Parabola Through Four Points

 

Any four points in the plane determine two conjugate parabolas, each of which passes through all four points. Of course, the axis of these parabolas aren't necessarily parallel to the y axis. Given the points Pj with coordinates (xj,yj) for j = 1,2,3,4, we are free to translate the coordinate system so that x3 = y3 = 0. In terms of this coordinate system we can fit a second degree polynomial to the three points P1,P3,P4. Since P3 is at (0,0) this polynomial has the form

 

 

Similarly we can fit a second degree polynomial to the three points P2,P3,P4. This polynomial will be of the form

 

 

The coefficients c2 and d2 are given by

 

 

The numerators of these coefficients are invariant under rotations but the denominators are not. Thus, if we rotate the coordinate system relative to the configuration of points, we can vary the values of c2 and d2. There exists a particular orientation in which c2 = d2, and for this orientation the difference between the two parabolas is Dy = (c1 d1)x, which is a straight line that passes through zero x3 and x4, and hence is identically zero. Therefore, the two parabolas are the same, so this is the orientation for which a single polynomial of degree 2 passes through all four points.

 

The original coordinates x,y are related to the rotated coordinates x,y by a transformation of the form

 

 

for some angle q. Substituting for x and y into the expressions for c2 and d2, and setting c2 = d2, we arrive at a quadratic equation of the form

 

 

If we choose our (arbitrary) initial orientation and scale factor such that x4 = 1 and y4 = 0 then the coordinates of this quadratic are simply

 

 

The two roots of the quadratic give the two orientations in which the four points lie on a single second degree polynomial. (Incidentally, this shows that if a parabola with vertical axis intersects a horizontal line at points P,Q, and a second parabola intersects the first at the points P,Q,R,S, then the slope of the second parabola's axis is half the slope of the line through R,S.)

 

In general, given the coordinates of any four distinct points, we can express the configuration in purely relative terms (since the position and orientation dont matter), e.g., as the lengths of the three segments

 

 

and the angles

 

 

If we let sj and cj denote the sine and cosine of qj, then the angle theta that the ray P3 - P4 must make with the positive x axis in order for the four given points to lie on a single parabola must satisfy the quadratic

 

 

where

 

As an example, consider the four points (-4,4), (-3,2), (0,0), and (3,1). This relative configuration of points can be represented by

 

 

To make a single parabola pass through all four points we must place P3 at the origin and orient the set of points such that the segment P3 - P4 makes an angle of either 0.574133 or -0.750499 radians with the positive x axis. In our original coordinate system we had P4 at (3,1), so the angle between P3 - P4 and the x axis was atan(1/3), which equals 0.32175055, so this means we have to rotate those four points from that configuration by either -0.252382 radians or 1.072250 radians. (Note that the signs of the angles are negated, because q was defined as the angle from the transformed coordinates to the original coordinates, whereas now we are rotating from the original to the transformed.) In the first case the coordinates of the four points become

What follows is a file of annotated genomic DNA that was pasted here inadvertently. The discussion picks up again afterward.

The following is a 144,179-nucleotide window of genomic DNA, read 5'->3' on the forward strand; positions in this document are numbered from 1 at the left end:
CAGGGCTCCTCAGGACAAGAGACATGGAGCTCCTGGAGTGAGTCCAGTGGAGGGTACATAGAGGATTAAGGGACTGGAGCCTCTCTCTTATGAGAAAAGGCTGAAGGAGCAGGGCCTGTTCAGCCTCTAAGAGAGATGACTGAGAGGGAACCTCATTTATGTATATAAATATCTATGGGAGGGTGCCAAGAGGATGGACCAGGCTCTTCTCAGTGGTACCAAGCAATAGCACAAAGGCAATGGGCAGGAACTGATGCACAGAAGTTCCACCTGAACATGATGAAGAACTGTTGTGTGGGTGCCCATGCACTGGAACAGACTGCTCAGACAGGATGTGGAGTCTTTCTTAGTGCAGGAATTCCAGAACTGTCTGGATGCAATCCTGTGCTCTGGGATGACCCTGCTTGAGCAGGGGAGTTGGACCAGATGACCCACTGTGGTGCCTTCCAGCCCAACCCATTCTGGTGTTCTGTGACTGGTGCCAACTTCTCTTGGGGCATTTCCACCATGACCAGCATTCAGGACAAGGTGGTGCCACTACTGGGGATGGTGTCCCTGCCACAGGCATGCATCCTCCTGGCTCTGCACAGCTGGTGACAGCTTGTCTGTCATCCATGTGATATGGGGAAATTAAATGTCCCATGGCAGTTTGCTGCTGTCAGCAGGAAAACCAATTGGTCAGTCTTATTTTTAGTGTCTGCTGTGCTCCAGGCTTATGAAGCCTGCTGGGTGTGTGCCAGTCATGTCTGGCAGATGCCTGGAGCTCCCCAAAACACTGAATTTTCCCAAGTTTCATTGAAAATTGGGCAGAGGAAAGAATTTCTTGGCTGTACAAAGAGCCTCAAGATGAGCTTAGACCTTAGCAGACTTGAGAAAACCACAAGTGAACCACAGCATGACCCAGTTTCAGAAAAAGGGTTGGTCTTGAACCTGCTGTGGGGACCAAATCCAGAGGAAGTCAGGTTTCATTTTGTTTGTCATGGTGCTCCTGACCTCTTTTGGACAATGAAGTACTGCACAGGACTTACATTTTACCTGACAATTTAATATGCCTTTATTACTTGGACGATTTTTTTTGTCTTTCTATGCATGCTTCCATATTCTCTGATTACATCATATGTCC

and the parabola that passes through those points is

 

 

In the second case the coordinates of the four points become

 

 

and the parabola that passes through those points is

 

 

We can transform both of these parabolas back to the original coordinate system, and show how both general parabolas pass through all four points. This is illustrated in the figure below.

 

 

This method can evidently be applied to give the parabola passing through any four distinct points, and yet one may wonder how it's possible for a single parabola to pass through each of the four points in a configuration such as shown below:

 

 

In general, if any of the points falls inside the triangle formed by the other three, then we can still find the parabola that contains all four points, but in such cases the parabola's coefficients are complex. As an example, consider the four points with the following coordinates

 

 

Here the point P3 falls inside the triangle formed by P1,P2,P4. Using the formula given above, this leads to the equation

 

 

where q is the angle through which the xy coordinate axes must be rotated (counter clockwise) to give a coordinate system in which all four points lie on a single polynomial of degree 2. Solving this for theta gives the two complex solutions

 

 

Both of these roots correspond to

 

 

In the rotated coordinate system x'y', the coordinates of the four points are

 

 

The second degree polynomial that passes through all four points is

 

 

where

 

In the original xy coordinate system we have the following equation for this conic

 

 

where

 

with

 

Since b2 = 4ac, this conic is formally a parabola. For our example, the real and imaginary parts of the conic coefficients are as shown below.

 

 

It's interesting that the real and imaginary parts of these parabola coefficients, taken separately, give two real conics (hyperbolas), each of which passes through all four points as shown below.

 

 

For more on this topic, see Revisiting the Four-Point Parabola.

 

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